The Latest Naked Shorting Conspiracy Hoax
Byrne's hatchet man Judd Bagley goofs up
As I've detailed in various blog posts, Overstock.com CEO Patrick Byrne spends gobs of his inherited wealth on behalf of his lifelong goal: investor impoverishment. He has cooked the books of his company, lied at investor conference calls, and hired a former Florida Republican go-fer named Judd Bagley to harass his critics and spread "naked shorting" conspiracy theories.
Bagley's latest venture is a video purporting to show $10.5 billion in "naked shorting" at Refco, entitled "Naked short selling - redefining systemic risk"
It is a slick, expensively produced video, replete with musical score and sophisticated graphics that took considerable time to produce. "It's hard to believe that something that took up so much of my life will only take up 18 minutes of yours," Bagley said in a message board post. He then proceeded to spread it like ragweed across the web, spamming everywhere, including here.
Take a look at that video. Convincing, right? The "smoking gun" is a financial statement (below) showing $10.5 billion in shares "sold but not delivered."
Hey, there it is, in black and white. The problem is that the "securities" in that line item don't signify naked shorting, or even ordinary shorting, but rather Treasuries. Bagley could have figured out for himself what that line item meant by spending a few minutes on Google.
To be sure, a great deal of what Bagley puts out there is based on misunderstandings, extrapolations on stuff he picks up off the web and just plain lying. What makes this one different is that it is such an elementary misunderstanding that a fellow conspiracy theorist pointed it out back in 2005, after making the identical goof in a blog post:
Note: When this was first published late at night two days ago, I had bounced the $10.5 billion liability marked Securities Sold But Not Yet Purchased off a few savvy folks, and first pass was that it was likely partially FTD's. Upon reviewing the prior filings, it became obvious that it was neither mostly FTD's, nor mostly legitimate short sales - both takes were incorrect. The prior filings articulate much of it as Treasuries, which to his credit, Alan Newman caught early on, or rather hypothesized early on, and the next day's digging confirmed it. [emphasis added]I have no idea how much money Byrne lavishes on Bagley, the ex-CJR editor Mark Mitchell and the other idiots he has put on his payroll to put out lies on the web. Evidently he gets the same return on his money as Overstock's long-suffering shareholders, so I guess there's a kind of rough justice in that.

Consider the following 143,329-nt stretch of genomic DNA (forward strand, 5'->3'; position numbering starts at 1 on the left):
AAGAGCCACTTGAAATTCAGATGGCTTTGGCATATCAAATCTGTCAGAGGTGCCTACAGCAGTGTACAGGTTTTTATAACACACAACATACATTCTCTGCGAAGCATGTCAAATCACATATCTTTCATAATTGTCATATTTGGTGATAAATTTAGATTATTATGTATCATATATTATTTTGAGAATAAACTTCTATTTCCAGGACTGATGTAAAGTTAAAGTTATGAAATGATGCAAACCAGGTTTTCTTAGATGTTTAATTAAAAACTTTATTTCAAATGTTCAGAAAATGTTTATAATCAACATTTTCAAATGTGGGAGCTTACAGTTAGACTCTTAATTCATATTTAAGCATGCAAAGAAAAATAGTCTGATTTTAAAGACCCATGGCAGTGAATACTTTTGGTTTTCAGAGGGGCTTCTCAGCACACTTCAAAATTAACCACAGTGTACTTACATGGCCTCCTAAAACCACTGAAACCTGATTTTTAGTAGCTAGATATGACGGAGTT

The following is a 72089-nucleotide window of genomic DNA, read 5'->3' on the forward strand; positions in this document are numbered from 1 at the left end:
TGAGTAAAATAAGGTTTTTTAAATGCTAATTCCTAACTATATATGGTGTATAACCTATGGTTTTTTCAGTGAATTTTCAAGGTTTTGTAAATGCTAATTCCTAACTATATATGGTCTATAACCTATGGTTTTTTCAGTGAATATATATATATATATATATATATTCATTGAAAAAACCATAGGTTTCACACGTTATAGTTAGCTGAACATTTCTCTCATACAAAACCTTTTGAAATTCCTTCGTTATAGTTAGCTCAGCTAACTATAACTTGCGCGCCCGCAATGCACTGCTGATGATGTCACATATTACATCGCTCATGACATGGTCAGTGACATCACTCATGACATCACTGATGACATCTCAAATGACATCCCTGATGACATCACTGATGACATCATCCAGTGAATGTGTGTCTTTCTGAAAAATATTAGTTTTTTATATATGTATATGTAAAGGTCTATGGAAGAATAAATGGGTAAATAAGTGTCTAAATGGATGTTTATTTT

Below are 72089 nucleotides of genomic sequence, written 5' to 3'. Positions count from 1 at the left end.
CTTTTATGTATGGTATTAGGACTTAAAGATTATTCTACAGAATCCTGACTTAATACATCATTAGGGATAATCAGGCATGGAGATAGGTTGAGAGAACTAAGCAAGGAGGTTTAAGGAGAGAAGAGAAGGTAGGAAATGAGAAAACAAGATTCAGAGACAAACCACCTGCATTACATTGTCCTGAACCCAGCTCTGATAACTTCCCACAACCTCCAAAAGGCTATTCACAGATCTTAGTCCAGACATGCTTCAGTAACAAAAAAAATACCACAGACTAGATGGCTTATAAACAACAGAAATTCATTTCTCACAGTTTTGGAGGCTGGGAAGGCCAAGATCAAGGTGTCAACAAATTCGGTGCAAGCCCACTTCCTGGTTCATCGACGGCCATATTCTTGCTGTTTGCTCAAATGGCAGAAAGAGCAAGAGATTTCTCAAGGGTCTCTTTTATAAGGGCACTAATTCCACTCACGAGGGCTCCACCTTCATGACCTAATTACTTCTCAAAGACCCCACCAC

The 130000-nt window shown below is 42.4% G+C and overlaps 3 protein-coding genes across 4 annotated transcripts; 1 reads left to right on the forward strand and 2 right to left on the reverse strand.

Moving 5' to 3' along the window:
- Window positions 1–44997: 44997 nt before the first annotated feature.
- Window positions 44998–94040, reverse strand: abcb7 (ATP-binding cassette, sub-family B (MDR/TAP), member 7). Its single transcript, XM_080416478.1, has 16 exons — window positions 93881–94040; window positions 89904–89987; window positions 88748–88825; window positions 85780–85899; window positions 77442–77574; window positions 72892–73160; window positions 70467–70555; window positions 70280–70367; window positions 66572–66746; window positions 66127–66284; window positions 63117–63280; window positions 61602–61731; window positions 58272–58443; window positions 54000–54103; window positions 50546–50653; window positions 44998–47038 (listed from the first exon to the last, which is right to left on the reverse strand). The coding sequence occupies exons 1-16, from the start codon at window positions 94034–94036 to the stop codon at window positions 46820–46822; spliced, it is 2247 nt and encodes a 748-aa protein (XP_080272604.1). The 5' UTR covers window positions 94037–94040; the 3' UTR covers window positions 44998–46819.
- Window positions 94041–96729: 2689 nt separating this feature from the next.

(One of the few remaining Overstock critics who has not been purged from the Investor Village message board, "rashomonusa," points out that he raised this issue on that board. I was remiss in not crediting him in this item, though I must point out that Bagley's goof was brought to my attention over the weekend by someone else.)
UPDATE: Bagley later revised downward his original mythical number to $450 million, saying:
The keystone to the argument is the $450-million mystery liability. The $10.5-billion line item, and the concern expressed by "investigators" that there might have been a lot of naked shorting going on at Refco, merely underscores the high liklihood that the $450-million was a barrell full of failed trades.In fact, there is no "mystery liability." According to the SEC, the $450 million referred to the shifting of receivables to a third party (hat tip: the ever-vigilant investor activist Floyd Schneider).
I usually don't take the time to respond to Bagley's fairy tales, but this is a particularly well-documented example of how he and his employer spread lies on the Internet.
© 2009 Gary Weiss. All rights reserved.